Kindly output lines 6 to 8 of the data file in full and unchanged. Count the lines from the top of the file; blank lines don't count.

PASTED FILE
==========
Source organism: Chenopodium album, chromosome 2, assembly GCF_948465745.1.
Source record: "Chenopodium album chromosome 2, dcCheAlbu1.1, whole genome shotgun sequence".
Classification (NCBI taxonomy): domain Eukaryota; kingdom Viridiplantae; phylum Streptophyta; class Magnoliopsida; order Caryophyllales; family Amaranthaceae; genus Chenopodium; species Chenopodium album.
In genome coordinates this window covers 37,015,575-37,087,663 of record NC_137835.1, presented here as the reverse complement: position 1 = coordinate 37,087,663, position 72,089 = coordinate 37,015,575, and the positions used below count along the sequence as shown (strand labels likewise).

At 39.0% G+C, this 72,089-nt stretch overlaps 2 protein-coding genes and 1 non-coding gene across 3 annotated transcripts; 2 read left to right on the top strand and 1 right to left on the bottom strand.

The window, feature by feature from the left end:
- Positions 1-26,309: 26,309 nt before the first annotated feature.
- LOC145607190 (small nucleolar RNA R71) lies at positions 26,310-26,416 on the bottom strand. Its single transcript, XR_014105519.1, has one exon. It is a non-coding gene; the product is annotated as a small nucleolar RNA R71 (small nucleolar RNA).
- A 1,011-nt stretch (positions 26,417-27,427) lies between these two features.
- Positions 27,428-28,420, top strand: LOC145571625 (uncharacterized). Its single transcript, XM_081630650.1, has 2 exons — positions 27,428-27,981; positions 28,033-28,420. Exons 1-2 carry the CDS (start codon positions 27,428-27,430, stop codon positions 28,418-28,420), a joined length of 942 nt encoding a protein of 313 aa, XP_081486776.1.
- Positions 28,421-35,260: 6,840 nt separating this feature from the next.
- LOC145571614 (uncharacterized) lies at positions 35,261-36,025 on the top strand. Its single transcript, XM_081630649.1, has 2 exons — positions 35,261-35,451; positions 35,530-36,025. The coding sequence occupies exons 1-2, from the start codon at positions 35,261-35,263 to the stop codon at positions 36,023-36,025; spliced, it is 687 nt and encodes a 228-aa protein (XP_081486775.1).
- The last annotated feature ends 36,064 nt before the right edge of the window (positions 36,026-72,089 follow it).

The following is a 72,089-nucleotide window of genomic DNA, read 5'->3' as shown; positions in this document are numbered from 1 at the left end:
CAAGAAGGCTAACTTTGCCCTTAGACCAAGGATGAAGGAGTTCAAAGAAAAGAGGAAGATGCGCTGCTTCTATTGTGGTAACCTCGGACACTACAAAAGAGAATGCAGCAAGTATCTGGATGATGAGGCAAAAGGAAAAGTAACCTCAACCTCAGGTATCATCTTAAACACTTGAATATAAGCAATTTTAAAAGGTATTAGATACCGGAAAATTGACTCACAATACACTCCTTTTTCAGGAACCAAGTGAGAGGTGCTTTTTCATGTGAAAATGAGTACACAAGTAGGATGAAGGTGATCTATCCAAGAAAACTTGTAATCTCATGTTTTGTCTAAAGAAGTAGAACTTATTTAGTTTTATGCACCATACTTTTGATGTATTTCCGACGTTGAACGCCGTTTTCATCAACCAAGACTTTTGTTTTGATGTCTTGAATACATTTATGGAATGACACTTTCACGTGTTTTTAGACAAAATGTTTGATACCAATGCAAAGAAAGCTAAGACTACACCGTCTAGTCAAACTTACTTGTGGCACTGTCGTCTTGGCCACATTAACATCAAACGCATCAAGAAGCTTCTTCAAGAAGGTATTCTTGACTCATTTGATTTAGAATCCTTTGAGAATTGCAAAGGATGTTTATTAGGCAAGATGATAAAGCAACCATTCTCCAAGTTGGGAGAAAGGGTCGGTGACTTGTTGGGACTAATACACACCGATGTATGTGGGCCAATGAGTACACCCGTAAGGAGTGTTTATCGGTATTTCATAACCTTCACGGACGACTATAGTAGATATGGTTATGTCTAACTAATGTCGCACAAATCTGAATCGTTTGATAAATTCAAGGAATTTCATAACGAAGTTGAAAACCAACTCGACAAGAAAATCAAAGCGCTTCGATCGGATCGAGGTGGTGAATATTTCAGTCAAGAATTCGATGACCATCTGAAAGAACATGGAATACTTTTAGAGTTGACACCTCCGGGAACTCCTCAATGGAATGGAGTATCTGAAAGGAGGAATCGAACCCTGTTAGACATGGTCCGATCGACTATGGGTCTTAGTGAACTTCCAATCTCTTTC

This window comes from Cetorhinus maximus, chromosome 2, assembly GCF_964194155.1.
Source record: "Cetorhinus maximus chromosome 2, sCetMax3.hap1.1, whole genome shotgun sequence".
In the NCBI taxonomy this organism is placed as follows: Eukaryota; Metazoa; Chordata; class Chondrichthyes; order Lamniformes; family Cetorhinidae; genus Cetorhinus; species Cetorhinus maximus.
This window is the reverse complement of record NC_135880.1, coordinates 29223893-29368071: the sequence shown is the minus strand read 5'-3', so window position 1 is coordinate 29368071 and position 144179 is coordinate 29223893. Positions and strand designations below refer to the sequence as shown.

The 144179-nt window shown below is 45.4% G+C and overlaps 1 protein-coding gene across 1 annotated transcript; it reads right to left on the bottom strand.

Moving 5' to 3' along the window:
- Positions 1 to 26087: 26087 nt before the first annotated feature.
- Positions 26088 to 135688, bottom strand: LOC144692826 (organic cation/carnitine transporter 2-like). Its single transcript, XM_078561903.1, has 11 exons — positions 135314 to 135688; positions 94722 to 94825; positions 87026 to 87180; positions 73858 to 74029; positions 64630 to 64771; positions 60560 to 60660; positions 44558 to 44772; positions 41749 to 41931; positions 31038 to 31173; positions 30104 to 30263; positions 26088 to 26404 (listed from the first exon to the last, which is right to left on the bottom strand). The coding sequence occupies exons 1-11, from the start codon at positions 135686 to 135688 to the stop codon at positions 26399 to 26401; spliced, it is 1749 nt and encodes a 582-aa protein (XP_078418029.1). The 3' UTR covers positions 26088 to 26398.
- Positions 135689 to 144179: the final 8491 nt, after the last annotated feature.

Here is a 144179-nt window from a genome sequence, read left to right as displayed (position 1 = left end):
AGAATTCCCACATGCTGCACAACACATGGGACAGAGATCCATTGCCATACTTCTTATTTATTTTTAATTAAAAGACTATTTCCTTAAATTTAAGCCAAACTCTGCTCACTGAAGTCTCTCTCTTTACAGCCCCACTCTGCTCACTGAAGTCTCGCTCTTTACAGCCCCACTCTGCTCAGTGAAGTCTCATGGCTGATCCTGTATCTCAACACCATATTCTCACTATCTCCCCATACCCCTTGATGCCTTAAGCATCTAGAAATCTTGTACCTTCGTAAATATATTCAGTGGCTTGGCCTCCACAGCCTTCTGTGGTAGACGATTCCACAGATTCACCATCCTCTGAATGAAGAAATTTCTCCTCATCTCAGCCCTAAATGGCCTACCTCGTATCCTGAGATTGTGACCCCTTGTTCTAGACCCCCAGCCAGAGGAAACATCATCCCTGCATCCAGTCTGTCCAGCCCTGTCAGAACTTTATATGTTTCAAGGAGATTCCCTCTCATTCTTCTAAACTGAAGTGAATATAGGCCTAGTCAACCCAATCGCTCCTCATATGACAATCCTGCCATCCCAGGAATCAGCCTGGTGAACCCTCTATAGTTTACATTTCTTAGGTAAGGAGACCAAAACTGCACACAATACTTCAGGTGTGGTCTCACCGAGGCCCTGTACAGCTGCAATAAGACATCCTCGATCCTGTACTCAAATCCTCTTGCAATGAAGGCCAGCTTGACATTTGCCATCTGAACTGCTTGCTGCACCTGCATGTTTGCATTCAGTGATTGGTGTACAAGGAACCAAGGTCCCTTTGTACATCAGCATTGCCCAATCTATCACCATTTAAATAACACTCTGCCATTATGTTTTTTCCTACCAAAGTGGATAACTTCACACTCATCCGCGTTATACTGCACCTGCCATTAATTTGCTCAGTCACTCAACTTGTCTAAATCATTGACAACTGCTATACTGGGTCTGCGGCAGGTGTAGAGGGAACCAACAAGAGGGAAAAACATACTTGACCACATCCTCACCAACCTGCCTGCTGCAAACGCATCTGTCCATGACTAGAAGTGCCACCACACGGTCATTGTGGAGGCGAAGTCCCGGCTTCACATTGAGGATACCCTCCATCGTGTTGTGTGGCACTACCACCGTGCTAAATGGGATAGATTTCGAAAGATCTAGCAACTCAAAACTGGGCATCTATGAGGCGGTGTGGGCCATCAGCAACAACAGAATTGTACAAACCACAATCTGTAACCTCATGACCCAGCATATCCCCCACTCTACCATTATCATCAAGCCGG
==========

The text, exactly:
The window, feature by feature from the left end:
- Positions 1-26,309: 26,309 nt before the first annotated feature.
- LOC145607190 (small nucleolar RNA R71) lies at positions 26,310-26,416 on the bottom strand. Its single transcript, XR_014105519.1, has one exon. It is a non-coding gene; the product is annotated as a small nucleolar RNA R71 (small nucleolar RNA).